May 16, 2012



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I heard about this famous yoga festival at the yoga studio, and just decided to do myself a favor and take a retreat up to Joshua Tree, California, for some desert transcendence. It was also a great occasion to get out of town with the RV, and explore this new world (for me) of tribal yoga.

Bhakti is one of the eight limbs of yoga: the Yoga of Devotion, traditionally practiced as a celebration of god in all its forms, mainly through music and dance. Because this particular BhaktiFest fell on Mother's Day weekend, they dubbed it "ShaktiFest" in honor of the Feminine Principal, Shakti.

I have developed an interest in Kirtan music--a style of call-and-response music with chanting, usually in Sanskrit. Although original forms of Kirtan were quite strict about instrumentation: tablas, sitar, harmonium, hand cymbals, and others; the Westernized versions include electric guitars, synthesizers, bass and drums--a sort of kirtan-rock fusion. At this ShaktiFest there were the traditional instruments used in most acts, but for most of the headliners, bass, drums and guitar delivered slow, funky grooves with soaring vocals, simple chord changes and lots of singalong. Dancing is considered an honoring of the music, so everyone dances as they chant, and it is very liberating. Great fun!

The temperatures during the day were in the 90s on the Central California high desert, but cool breezes and cool attitudes, plus low humidity helped create an aura of high-vibe floatingness--indeed, even the young children and babies all seemed to be in a constant state of meditation.

I reluctantly left Monday morning with a wonderful meditative glow or bhav (ecstasy), with the distinct feeling I'd truly found my tribe.

Vibrant Living Tip: BhaktiFest is held 3-4 times a year at diverse locations in the U.S. Check out BhaktiFest.com for the latest info.
BOOK: Shambhala, The Sacred Path of the Warrior

Shambhala This book, by Tibetan Buddhist leader, Chogram Trungpa, came to me very magically.

I read Elizabeth Lesser's Broken Open, and in it she makes several references to Trungpa because he was her guru (which she says was the most difficult yet enlightening of relationships).

This picqued my interest, so I had decided to order some of Trungpa's books. The next instant after this decision I walked by my bookshelf and immediately zeroed in on Shambhala by Trungpa. I had no recollection of ever buying it, and I'm still stumped as to where it came from, yet there it was. I was obviously supposed to read it!

I'm on my second close reading of this remarkable little book. The Shambhala teachings are on the esoteric side in Tibetan Buddhism, said to have been passed down from the high beings in Shambhala, the mythical civilization that some believe still exists in some remote Himalayan valley.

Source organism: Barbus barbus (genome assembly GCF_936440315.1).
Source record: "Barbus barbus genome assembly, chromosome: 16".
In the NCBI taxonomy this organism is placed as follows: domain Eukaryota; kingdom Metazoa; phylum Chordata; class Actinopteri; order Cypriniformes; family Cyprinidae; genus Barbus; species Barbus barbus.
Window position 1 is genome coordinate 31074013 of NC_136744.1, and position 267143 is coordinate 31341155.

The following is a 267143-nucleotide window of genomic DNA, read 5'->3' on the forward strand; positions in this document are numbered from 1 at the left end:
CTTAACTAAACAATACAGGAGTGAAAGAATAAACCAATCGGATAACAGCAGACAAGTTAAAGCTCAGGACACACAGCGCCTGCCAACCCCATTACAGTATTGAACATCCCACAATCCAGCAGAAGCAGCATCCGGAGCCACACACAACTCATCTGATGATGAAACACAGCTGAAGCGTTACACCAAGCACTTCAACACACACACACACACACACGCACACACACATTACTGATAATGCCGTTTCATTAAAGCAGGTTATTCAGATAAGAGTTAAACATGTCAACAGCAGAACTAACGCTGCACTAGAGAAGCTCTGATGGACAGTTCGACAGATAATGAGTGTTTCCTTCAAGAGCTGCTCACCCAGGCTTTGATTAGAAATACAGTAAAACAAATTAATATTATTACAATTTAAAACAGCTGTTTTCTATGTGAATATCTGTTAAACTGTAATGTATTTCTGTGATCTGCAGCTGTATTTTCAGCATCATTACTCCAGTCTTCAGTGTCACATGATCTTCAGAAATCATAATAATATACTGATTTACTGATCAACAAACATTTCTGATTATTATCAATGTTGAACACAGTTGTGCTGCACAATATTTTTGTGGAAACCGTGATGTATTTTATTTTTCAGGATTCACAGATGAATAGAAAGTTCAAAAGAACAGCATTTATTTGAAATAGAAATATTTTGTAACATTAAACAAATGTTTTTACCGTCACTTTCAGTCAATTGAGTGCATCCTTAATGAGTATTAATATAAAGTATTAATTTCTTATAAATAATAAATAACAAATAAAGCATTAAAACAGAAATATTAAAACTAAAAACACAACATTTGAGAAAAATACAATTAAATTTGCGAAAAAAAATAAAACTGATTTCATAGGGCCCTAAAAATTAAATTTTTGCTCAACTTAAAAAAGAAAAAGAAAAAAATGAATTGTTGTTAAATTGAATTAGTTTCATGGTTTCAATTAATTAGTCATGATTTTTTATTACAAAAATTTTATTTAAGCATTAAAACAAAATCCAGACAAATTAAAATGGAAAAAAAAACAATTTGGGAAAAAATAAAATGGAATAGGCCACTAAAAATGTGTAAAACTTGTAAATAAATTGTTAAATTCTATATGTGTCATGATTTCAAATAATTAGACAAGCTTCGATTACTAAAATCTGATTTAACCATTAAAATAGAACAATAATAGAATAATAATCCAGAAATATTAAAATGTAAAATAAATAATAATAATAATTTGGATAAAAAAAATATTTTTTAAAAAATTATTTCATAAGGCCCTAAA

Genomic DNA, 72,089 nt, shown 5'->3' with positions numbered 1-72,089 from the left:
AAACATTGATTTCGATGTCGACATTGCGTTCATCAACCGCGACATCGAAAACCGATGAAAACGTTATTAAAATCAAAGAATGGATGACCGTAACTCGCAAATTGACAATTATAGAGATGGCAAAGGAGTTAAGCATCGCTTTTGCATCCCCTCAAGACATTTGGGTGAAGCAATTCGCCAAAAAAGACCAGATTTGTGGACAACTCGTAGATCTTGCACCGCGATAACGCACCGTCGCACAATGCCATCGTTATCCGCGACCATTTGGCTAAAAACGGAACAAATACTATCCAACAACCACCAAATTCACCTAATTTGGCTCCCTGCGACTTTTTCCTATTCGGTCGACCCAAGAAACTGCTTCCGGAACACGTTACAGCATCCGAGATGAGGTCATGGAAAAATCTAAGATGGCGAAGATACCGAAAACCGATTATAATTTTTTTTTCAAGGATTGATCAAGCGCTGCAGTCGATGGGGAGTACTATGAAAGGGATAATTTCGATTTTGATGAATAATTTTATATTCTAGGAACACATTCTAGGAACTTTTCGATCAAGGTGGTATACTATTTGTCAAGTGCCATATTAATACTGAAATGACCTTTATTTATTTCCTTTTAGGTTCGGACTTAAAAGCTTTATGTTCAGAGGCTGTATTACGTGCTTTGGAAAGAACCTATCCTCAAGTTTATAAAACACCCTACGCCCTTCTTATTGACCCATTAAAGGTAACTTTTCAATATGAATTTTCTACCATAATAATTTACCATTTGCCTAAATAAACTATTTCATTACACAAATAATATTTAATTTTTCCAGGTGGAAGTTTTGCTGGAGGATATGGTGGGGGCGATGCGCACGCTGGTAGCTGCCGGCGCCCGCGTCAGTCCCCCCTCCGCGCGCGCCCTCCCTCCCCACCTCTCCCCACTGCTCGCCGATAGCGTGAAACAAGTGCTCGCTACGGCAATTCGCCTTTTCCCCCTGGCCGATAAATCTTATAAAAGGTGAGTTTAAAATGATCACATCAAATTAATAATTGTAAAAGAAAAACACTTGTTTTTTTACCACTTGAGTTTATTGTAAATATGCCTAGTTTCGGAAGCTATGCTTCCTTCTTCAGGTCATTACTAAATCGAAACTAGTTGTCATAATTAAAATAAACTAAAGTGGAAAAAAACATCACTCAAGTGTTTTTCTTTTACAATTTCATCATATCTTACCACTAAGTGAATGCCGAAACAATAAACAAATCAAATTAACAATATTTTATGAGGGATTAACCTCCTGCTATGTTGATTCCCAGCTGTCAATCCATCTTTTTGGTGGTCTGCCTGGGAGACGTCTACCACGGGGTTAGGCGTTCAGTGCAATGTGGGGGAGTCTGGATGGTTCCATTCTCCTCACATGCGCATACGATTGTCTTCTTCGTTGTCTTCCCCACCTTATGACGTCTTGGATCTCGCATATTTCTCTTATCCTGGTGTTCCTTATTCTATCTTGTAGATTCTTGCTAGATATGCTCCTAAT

In Trungpa's skillful hands, however, these teachings have given me a whole new take on what it means to be a warrior in life. He re-frames many concepts that we in the West have degraded into dirgeful mundanities--such as: Discipline (actions expressing Basic Goodness), Renunciation (renouncing the distance between self and others), Fearlessness (beyond fear), and many others.

This book is jammed packed with tons of useful and interesting ideas, such as the Four Dignities represented by four animal forms: The Meekness of the Tiger, the Perkiness of the Lion, the Outrageousness of the Garuda (mythical bird-man), and the Inscrutability of the Dragon. These all represent facets of the Warrior's behavior and how he is in the world.

"As a warrior, you are willing to take a chance: you are willing to expose yourself to the phenomenal world, and you trust that it will give you a message, either of success or failure. Those messages are regarded neither as punishment nor as congratulations. You trust, not in success, but in reality." --p. 71, Chogram Trungpa.

Check it out.


yoga I took some time on my way back from ShaktiFest to visit some old friends in Los Angeles whom I hadn't seen in over 35 years. When we last saw each other we were all in our 20s, and looking back, we were really just kids--not fully formed yet, dazed and barely awake in this big ol' world called life.

We shared our trials and breakthroughs with marriages, kids and ourselves, and I was struck by the central theme of all of our lives being spirituality. Keith had taken up meditation with his daughter, and Shawn found her spiritual peace in her art.

I extolled my 10-year love affair with yoga, and Shawn was inspired enough to say she was going to check out some yoga studios doing gentle yoga, perhaps as a way through her migraines.